Verizon Wireless (NYSE:VZ) executive Bill D'Agostino Jr. is now the general manager of the First Responder Network Authority, but his introduction was overshadowed by salvos launched by one of FirstNet's own board members regarding the authority's lack of transparency.
Bill D'Agostino Jr.
D'Agostino was announced as FirstNet's new GM during an April 23 board meeting in Washington, D.C. He was most recently executive director of networks, for Verizon Wireless in Southern California during 2008-12. His previous work history includes executive stints at Sprint PCS, Airtouch Communications and Pacific Bell. D'Agostino will take over FirstNet GM duties from board member Craig Farrill, who served as acting general manager for the past five months.
D'Agostino's appointment highlights rumors that FirstNet is heavily influenced by board members and outside consultants with links to Verizon Wireless and the former Vodafone AirTouch Communications, which was headed by current FirstNet Chairman Sam Ginn and eventually morphed into what is now Verizon Wireless. Farrill, for example, served as CTO for Vodafone AirTouch.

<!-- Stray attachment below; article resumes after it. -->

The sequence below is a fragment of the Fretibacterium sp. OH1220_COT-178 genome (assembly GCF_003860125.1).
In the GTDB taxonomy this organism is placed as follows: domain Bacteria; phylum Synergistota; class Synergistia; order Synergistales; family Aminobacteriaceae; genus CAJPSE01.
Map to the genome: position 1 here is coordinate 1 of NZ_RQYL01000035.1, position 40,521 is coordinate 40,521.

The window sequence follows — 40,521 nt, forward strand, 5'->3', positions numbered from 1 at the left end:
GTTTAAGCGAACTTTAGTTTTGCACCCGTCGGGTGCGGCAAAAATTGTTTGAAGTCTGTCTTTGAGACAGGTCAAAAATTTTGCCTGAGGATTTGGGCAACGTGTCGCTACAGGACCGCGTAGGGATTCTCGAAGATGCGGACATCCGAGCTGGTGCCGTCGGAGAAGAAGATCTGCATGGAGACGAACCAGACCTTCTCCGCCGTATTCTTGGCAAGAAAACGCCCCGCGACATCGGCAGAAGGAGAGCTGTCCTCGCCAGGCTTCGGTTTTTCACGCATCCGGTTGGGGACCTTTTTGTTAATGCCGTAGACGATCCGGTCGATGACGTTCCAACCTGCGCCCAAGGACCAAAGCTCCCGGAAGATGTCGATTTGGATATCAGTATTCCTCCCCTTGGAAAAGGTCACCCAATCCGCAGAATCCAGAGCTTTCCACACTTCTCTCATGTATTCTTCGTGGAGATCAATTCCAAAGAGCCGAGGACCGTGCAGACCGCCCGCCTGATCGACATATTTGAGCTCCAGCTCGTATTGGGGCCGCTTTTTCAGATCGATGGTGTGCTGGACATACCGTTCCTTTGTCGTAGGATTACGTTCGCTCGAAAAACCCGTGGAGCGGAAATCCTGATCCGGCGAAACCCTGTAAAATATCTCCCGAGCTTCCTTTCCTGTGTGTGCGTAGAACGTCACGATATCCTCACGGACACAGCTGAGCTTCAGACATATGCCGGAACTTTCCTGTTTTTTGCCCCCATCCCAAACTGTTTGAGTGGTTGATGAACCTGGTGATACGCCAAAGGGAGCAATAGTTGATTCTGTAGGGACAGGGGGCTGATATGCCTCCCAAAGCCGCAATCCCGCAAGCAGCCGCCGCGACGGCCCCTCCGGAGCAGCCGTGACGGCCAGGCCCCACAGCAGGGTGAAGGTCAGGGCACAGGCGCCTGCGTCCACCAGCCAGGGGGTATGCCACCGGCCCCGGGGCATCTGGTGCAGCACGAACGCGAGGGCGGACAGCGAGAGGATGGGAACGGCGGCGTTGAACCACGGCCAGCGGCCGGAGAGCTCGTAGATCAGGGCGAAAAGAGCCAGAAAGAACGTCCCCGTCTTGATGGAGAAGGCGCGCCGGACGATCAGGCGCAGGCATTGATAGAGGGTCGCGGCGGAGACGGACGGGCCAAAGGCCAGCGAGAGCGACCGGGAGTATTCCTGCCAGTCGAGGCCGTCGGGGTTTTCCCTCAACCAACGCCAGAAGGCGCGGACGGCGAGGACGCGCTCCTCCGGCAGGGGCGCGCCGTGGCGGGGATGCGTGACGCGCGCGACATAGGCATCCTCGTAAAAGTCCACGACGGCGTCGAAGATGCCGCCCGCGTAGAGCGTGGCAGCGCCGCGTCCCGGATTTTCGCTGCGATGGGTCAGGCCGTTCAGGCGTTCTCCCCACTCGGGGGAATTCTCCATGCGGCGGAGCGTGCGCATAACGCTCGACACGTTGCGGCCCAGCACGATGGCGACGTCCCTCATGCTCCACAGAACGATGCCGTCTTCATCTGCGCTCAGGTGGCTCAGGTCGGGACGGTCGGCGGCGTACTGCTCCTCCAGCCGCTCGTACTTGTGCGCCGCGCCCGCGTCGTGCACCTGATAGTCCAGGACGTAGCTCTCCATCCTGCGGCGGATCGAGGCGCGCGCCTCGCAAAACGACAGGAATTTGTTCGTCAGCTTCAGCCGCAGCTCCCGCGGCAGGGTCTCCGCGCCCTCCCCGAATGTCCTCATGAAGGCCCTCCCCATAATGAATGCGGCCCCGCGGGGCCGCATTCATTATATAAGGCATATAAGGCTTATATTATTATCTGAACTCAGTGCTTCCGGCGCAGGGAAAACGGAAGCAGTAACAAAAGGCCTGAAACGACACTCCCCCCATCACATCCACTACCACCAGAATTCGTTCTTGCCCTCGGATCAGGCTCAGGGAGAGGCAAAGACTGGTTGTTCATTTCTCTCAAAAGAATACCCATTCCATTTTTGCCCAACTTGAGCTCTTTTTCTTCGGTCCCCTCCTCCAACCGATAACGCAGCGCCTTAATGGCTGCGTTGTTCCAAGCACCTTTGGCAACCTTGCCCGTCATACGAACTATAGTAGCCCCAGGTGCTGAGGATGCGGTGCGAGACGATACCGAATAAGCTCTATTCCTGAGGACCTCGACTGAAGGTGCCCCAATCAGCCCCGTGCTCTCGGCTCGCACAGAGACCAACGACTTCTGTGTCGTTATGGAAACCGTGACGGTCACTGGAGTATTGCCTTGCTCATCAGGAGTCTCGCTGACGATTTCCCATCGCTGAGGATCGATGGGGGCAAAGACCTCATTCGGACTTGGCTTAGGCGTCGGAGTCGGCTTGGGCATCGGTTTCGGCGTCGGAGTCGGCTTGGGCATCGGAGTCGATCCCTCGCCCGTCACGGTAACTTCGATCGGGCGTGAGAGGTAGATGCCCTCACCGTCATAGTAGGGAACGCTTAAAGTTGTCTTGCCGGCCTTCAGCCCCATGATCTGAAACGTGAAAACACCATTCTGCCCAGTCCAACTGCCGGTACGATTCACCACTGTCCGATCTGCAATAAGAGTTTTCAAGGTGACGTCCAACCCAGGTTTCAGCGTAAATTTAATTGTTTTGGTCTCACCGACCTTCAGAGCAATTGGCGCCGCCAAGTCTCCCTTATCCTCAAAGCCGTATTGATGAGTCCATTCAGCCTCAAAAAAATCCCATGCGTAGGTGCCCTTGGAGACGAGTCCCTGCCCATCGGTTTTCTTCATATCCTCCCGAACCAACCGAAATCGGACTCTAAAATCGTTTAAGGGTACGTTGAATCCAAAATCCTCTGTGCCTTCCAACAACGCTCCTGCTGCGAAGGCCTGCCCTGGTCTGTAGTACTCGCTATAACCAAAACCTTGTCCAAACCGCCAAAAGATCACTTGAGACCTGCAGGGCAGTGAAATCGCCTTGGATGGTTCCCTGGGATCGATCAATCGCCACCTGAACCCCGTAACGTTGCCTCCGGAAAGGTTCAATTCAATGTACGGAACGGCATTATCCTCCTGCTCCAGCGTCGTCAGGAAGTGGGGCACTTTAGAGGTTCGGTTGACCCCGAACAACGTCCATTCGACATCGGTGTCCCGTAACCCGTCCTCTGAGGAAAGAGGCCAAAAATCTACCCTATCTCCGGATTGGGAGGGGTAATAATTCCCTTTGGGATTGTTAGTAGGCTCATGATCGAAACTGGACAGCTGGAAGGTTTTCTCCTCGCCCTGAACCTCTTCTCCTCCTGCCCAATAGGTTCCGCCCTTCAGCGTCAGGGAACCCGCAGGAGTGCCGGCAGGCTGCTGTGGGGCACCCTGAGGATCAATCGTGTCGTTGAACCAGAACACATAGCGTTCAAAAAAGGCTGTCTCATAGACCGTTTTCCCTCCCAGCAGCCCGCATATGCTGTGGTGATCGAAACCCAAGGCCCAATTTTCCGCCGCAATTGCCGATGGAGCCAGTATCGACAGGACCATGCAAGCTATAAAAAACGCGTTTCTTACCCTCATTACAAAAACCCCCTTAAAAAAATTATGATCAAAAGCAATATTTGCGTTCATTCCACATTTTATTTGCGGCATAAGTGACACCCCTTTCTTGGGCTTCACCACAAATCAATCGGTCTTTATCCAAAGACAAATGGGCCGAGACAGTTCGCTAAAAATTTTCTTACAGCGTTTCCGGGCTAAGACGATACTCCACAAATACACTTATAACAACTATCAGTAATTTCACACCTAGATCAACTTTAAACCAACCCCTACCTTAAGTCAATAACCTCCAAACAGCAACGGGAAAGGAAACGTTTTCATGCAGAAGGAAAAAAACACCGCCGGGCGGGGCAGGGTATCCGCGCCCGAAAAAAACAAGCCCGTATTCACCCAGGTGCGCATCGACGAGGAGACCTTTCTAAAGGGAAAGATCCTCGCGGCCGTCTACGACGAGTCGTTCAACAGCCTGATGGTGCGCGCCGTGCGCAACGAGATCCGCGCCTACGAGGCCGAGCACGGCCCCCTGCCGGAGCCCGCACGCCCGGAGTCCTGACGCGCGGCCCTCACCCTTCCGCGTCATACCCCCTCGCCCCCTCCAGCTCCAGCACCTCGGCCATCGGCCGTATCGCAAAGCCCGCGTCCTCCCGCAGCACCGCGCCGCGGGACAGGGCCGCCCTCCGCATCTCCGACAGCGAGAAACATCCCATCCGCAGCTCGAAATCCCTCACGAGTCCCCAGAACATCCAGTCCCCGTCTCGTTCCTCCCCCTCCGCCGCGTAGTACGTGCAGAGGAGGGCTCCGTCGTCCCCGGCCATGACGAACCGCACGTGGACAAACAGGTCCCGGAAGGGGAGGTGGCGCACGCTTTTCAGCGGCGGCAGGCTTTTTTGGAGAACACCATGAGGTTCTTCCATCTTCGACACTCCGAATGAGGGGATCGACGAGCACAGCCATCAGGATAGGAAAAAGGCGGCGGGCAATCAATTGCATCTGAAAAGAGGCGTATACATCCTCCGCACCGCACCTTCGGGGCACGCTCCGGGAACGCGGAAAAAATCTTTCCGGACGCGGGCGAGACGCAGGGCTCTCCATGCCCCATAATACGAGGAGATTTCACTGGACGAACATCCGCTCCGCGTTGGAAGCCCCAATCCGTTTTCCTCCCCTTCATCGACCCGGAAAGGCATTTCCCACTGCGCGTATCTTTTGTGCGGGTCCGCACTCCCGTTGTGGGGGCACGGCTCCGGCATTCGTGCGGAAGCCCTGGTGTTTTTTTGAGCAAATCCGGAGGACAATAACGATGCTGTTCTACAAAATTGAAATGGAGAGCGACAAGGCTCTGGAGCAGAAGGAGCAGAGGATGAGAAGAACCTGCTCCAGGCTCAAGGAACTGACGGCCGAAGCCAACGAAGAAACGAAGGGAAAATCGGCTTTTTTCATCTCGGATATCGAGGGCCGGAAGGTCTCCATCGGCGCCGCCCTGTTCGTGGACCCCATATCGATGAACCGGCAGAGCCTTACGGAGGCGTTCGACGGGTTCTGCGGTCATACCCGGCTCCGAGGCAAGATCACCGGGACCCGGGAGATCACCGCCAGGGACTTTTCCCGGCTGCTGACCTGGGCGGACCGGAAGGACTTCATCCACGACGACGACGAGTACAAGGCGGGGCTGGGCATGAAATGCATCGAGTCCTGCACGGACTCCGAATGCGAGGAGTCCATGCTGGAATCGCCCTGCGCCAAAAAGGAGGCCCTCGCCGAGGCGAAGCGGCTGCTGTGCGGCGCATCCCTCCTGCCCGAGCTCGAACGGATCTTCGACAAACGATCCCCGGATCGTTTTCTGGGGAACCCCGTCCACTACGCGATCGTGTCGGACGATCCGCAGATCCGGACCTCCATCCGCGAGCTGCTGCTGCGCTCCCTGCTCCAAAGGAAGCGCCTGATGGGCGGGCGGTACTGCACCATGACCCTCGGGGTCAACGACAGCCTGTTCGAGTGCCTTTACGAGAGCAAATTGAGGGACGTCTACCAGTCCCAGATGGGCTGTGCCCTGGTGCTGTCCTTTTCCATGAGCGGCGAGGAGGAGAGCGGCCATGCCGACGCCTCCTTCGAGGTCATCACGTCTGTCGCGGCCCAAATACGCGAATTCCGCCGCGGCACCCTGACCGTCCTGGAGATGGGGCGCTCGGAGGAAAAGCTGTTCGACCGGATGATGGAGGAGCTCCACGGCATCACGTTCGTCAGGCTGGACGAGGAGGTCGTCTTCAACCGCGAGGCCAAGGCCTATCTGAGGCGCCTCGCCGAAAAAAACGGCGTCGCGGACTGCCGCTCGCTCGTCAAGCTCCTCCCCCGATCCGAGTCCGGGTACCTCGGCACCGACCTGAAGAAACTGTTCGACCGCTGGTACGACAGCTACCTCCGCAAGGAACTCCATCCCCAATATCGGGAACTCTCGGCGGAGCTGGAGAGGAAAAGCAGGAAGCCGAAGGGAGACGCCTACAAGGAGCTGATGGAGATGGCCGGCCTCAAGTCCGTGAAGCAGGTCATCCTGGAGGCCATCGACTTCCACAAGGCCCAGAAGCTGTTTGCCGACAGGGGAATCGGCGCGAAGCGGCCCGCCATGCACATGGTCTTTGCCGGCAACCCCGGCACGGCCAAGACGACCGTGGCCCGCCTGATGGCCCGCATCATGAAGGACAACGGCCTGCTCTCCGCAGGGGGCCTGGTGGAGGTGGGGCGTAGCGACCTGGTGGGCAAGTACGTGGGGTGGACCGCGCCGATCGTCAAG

There have been other whispers among industry vendors and public-safety representatives of alleged impropriety and backroom dealings at FirstNet, which is charged with overseeing creation of the 700 MHz LTE-based National Public Safety Broadband Network. Those were brought into the open during the meeting by board member Paul Fitzgerald, who is the sheriff of Story County, Iowa, and also works with FirstNet's Public Safety Advisory Committee (PSAC), which is supposed to provide input to FirstNet from the public-safety community.
Going off script and breaking up the polite decorum that has punctuated previous FirstNet board meetings, Fitzgerald motioned for a resolution declaring that the development plan for the NPSBN has been flawed "in the face of the possible conflict of interest or the appearance thereof."